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Off campus centre only if AMU offers something new, says Maharashtra minister
Wednesday January 28, 2015 0:00 AM, Staff Reporter

Making it clear yet again what the Bhartiya Janata Party (BJP)-led government in Maharashtra has in store for over 10 million Muslims in the state, Higher & Technical Education Minister Vinod Tawde a few days ago hinted that establishing the Aligarh Muslim University (AMU) off campus centre is not in the government's agenda.

[Hundreds of girl-students had taken part in a post-card campaign to urge then AMU VC Prof PK Abdul Aziz to establish the AMU centre in Malegaon. ( photo)]

The erstwhile UPA government had allocated funds after the Aligarh Muslim University (AMU) decided to setup its off campus centers in five states of the country including Maharashtra.

"What's use of inviting a university in the state if it doesn't have anything new to offer? We already have enough and much better institutions in the state", highly placed sources quoted Vinod Tawde as saying.

Tawde made the above statement in reply to a question by a senior journalist who wanted to know from the minister the stand of the Devendra Fadnavis government vis-à-vis establishment of the AMU off campus centre in the state.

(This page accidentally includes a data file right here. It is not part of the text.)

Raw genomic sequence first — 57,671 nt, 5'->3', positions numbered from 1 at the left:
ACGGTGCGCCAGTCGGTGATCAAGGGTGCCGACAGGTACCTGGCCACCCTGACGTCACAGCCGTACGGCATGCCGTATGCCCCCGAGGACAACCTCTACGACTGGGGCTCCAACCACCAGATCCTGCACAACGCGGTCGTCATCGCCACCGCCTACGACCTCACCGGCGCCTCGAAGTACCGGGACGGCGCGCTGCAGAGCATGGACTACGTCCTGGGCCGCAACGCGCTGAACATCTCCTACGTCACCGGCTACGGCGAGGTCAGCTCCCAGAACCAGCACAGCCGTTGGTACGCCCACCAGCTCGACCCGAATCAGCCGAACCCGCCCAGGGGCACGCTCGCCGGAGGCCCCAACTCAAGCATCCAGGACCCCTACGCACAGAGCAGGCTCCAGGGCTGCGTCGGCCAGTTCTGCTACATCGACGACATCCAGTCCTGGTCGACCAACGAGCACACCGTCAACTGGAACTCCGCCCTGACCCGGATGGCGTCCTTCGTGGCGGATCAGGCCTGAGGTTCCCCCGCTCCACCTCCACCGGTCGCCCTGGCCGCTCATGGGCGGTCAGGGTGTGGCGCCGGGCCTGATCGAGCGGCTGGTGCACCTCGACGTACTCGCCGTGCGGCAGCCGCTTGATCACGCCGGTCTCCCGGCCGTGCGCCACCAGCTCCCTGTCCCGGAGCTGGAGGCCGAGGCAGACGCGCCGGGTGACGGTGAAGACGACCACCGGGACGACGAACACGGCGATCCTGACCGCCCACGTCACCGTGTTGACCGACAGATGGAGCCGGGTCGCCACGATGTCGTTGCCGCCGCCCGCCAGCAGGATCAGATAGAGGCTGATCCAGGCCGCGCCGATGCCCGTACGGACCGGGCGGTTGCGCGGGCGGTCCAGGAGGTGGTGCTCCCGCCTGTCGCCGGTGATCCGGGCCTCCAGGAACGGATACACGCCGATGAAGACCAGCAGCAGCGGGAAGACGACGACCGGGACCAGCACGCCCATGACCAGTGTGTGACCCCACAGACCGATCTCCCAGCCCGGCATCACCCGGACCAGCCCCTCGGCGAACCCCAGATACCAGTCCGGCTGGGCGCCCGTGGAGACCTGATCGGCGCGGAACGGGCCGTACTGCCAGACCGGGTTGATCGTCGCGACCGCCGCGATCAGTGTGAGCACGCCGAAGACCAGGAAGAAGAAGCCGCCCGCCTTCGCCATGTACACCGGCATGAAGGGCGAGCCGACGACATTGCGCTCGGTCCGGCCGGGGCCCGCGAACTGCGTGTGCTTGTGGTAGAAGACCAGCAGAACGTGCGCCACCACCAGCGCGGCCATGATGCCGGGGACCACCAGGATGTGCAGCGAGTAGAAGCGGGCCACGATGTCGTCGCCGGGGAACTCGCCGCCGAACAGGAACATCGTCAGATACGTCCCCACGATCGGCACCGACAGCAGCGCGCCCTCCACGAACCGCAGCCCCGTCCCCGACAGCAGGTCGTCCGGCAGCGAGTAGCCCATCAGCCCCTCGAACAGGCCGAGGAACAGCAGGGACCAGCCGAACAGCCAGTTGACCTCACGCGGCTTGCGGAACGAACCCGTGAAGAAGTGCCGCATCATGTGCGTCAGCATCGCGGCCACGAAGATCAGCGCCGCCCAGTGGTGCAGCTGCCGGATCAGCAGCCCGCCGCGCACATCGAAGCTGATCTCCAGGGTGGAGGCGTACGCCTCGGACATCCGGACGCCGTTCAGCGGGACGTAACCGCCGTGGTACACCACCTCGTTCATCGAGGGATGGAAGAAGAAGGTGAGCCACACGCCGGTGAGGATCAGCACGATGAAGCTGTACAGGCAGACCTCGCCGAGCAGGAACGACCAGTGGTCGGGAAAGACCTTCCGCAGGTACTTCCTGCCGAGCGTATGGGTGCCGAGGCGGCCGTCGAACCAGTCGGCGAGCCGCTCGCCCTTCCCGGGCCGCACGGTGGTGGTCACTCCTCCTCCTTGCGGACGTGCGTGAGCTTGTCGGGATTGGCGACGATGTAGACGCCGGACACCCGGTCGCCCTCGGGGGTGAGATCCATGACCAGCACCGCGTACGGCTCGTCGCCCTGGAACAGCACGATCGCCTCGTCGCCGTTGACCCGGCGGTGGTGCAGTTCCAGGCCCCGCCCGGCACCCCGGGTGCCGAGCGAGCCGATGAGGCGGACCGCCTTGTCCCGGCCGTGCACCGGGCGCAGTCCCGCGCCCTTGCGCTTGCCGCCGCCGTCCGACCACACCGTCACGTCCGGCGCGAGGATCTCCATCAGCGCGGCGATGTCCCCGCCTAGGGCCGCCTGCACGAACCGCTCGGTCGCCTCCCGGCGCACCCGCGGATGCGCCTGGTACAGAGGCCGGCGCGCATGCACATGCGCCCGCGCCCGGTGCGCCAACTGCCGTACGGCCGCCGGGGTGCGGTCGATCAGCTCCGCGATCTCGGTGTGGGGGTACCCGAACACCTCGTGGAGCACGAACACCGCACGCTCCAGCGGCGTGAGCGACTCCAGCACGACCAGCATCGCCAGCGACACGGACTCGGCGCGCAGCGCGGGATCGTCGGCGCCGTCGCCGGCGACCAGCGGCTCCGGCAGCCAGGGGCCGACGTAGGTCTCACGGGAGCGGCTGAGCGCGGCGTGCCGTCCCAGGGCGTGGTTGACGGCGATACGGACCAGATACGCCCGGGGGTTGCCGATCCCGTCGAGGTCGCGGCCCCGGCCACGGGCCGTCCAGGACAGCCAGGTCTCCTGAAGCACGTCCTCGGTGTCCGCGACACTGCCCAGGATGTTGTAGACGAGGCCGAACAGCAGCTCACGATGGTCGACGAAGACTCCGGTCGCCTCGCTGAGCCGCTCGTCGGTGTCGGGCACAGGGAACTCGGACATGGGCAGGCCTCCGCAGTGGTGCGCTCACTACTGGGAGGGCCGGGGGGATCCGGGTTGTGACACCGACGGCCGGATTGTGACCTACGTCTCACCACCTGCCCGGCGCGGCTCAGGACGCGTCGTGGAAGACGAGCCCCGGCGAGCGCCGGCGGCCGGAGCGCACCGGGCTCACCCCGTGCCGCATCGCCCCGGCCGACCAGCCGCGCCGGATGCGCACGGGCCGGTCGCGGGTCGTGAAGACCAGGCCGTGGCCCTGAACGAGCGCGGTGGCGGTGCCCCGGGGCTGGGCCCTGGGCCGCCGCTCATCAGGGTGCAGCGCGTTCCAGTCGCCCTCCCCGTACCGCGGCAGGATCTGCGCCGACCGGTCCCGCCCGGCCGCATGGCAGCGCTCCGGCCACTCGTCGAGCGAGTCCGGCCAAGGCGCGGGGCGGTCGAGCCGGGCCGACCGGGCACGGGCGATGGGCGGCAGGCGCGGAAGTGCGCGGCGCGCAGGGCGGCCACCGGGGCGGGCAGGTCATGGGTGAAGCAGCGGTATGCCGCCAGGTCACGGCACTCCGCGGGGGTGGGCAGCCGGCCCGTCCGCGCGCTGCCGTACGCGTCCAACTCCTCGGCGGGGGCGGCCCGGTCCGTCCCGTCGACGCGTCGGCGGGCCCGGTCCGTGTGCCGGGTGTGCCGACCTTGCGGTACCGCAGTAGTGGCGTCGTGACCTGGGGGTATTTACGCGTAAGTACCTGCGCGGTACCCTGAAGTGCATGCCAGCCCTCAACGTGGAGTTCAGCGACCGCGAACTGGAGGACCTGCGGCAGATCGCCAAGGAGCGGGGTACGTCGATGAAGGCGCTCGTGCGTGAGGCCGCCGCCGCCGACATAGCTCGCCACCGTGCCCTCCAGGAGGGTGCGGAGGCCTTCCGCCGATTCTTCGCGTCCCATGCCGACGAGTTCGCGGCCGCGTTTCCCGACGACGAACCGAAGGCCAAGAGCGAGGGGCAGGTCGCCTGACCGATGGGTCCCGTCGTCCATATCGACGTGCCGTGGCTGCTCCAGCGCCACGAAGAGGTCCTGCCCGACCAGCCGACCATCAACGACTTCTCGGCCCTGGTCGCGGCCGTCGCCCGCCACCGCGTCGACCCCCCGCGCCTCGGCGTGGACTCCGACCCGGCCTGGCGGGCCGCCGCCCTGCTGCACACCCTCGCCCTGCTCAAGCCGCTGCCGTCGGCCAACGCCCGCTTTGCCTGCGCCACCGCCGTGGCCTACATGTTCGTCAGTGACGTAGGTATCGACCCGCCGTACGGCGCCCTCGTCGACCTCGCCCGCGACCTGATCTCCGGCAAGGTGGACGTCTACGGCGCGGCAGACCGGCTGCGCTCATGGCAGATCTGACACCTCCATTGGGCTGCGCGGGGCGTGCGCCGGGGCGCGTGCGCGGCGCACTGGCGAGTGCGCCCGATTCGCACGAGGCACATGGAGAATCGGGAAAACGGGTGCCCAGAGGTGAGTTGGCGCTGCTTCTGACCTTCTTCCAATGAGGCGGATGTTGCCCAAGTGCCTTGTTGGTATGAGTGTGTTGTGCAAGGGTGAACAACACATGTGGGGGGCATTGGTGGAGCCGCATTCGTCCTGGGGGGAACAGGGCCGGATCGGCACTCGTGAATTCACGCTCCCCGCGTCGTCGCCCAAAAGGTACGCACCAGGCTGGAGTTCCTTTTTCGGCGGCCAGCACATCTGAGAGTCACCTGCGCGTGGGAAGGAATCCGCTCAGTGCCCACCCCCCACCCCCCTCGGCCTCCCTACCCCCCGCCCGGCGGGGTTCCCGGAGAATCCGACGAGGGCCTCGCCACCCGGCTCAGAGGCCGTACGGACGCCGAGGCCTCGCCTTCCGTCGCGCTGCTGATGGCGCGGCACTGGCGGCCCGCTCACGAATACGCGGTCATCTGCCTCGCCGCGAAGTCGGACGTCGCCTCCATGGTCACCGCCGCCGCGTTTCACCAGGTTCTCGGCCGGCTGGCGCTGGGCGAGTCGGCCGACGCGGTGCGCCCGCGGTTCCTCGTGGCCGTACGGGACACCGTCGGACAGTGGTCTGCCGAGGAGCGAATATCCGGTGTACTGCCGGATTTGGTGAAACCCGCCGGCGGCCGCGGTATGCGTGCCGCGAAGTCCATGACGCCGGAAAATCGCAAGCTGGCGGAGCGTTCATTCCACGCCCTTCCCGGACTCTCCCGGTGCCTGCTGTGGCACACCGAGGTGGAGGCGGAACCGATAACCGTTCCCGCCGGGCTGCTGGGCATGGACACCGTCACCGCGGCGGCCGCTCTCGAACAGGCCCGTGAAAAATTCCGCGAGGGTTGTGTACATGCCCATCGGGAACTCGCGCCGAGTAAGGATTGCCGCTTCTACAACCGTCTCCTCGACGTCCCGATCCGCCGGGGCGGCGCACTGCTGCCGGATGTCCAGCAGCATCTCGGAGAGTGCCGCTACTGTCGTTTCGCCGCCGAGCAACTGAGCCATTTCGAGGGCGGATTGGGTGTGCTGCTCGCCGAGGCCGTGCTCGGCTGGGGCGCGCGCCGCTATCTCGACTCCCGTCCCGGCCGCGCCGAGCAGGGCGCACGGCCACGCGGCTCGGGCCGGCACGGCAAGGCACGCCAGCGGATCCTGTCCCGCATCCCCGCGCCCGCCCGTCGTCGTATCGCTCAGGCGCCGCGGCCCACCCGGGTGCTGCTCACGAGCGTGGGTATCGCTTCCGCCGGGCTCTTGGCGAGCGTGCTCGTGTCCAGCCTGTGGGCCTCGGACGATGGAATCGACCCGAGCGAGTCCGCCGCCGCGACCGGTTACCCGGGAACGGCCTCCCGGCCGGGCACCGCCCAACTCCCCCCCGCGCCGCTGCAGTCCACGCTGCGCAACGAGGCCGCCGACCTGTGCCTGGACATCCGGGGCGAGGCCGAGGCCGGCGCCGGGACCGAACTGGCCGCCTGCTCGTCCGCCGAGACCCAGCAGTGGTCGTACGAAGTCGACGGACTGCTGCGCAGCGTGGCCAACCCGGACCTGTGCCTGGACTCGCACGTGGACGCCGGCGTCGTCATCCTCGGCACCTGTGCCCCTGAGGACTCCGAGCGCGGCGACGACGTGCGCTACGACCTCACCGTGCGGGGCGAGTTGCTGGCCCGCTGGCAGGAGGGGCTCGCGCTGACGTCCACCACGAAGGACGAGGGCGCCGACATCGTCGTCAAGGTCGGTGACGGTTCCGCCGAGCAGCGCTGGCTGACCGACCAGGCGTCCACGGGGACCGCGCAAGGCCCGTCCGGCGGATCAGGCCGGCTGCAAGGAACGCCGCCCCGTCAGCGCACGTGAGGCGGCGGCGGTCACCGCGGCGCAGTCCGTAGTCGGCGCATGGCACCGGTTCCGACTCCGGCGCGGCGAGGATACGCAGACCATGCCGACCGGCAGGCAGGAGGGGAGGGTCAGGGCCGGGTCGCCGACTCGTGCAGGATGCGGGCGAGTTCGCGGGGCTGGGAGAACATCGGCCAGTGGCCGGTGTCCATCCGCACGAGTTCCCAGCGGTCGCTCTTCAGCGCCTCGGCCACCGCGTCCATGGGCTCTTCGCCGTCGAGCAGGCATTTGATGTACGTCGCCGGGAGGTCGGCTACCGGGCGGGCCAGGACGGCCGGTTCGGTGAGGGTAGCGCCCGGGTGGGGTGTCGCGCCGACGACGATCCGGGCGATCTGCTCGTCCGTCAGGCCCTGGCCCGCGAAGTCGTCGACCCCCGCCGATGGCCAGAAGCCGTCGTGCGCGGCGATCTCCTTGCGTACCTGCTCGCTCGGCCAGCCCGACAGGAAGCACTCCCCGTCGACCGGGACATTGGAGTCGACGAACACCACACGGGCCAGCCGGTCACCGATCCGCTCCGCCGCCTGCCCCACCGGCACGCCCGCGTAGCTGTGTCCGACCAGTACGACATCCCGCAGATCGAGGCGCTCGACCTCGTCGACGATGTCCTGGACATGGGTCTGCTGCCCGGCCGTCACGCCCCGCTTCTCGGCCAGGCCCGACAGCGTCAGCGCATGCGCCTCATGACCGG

Established in 1920, the AMU is a Central University and enjoys the status of being one among the top universities in India.

In order to provide higher and technical education to the Muslim community, supposed to be miserably lagging behind on the socio-economic and education ladder, the Manmohan Singh government had allowed the AMU to establish its centers in five Muslim dominated districts.

The BJP had made clear its opposition to the proposal ever since it was made public. Hence it did not surprise anyone when Madhya Pradesh, which is ruled by the BJP, out-rightly rejected the proposal and declined to provide the land in Bhopal as requested by the AMU.

Kerala, West Bengal and Bihar on the other hand provided the needed land, and the AMU centers in these states are running successfully.

The Congress-Nationalist Congress Party (NCP) in Maharashtra however sat on the proposal despite the identification and physical verification of a suitable land by the AMU team in October 2011 in Malegaon – the Muslim dominated town in North Maharashtra.

The state government led by then chief minister Prithviraj Chavan, it was learnt, had planned the foundation stone ceremony of the AMU off campus centre few months before the last assembly election. It however had a last minute change of mind and did not go ahead as per the expected plan.

The Muslims in Maharashtra did not have any expectation from the BJP after it came to power in the state. But, they had a feeling that the BJP will try to correct its anti-Muslim stance following prime minister Modi's 'Sab ka saath.. Sab ka vikaas' slogan, and after Eknath Khadse, in his first official briefing after becoming Minister of Minority Affairs, said the state government will take necessary actions for the empowerment of the Muslims.

Their anticipation however proved short-lived as the BJP in the most bizarre manner approved legislation for Maratha reservation while rejecting to extend the same for the Muslim community.

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